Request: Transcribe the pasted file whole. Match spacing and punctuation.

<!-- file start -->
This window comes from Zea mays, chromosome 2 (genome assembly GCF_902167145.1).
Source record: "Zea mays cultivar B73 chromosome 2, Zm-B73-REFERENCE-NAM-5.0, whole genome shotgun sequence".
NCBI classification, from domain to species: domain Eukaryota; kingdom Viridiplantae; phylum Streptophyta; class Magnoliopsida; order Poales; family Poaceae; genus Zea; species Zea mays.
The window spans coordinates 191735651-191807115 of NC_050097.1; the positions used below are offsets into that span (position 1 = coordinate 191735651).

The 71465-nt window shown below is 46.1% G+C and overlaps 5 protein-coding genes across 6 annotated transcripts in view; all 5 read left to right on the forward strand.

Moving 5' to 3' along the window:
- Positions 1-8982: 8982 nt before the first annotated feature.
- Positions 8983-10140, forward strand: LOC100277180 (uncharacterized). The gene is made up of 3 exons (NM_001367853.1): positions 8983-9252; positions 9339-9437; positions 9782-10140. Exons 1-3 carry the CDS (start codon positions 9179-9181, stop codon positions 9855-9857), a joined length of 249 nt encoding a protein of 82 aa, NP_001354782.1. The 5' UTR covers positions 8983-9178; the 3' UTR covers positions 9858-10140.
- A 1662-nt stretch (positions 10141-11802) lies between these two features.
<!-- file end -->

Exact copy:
This window comes from Zea mays, chromosome 2 (genome assembly GCF_902167145.1).
Source record: "Zea mays cultivar B73 chromosome 2, Zm-B73-REFERENCE-NAM-5.0, whole genome shotgun sequence".
NCBI classification, from domain to species: domain Eukaryota; kingdom Viridiplantae; phylum Streptophyta; class Magnoliopsida; order Poales; family Poaceae; genus Zea; species Zea mays.
The window spans coordinates 191735651-191807115 of NC_050097.1; the positions used below are offsets into that span (position 1 = coordinate 191735651).

The 71465-nt window shown below is 46.1% G+C and overlaps 5 protein-coding genes across 6 annotated transcripts in view; all 5 read left to right on the forward strand.

Moving 5' to 3' along the window:
- Positions 1-8982: 8982 nt before the first annotated feature.
- Positions 8983-10140, forward strand: LOC100277180 (uncharacterized). The gene is made up of 3 exons (NM_001367853.1): positions 8983-9252; positions 9339-9437; positions 9782-10140. Exons 1-3 carry the CDS (start codon positions 9179-9181, stop codon positions 9855-9857), a joined length of 249 nt encoding a protein of 82 aa, NP_001354782.1. The 5' UTR covers positions 8983-9178; the 3' UTR covers positions 9858-10140.
- A 1662-nt stretch (positions 10141-11802) lies between these two features.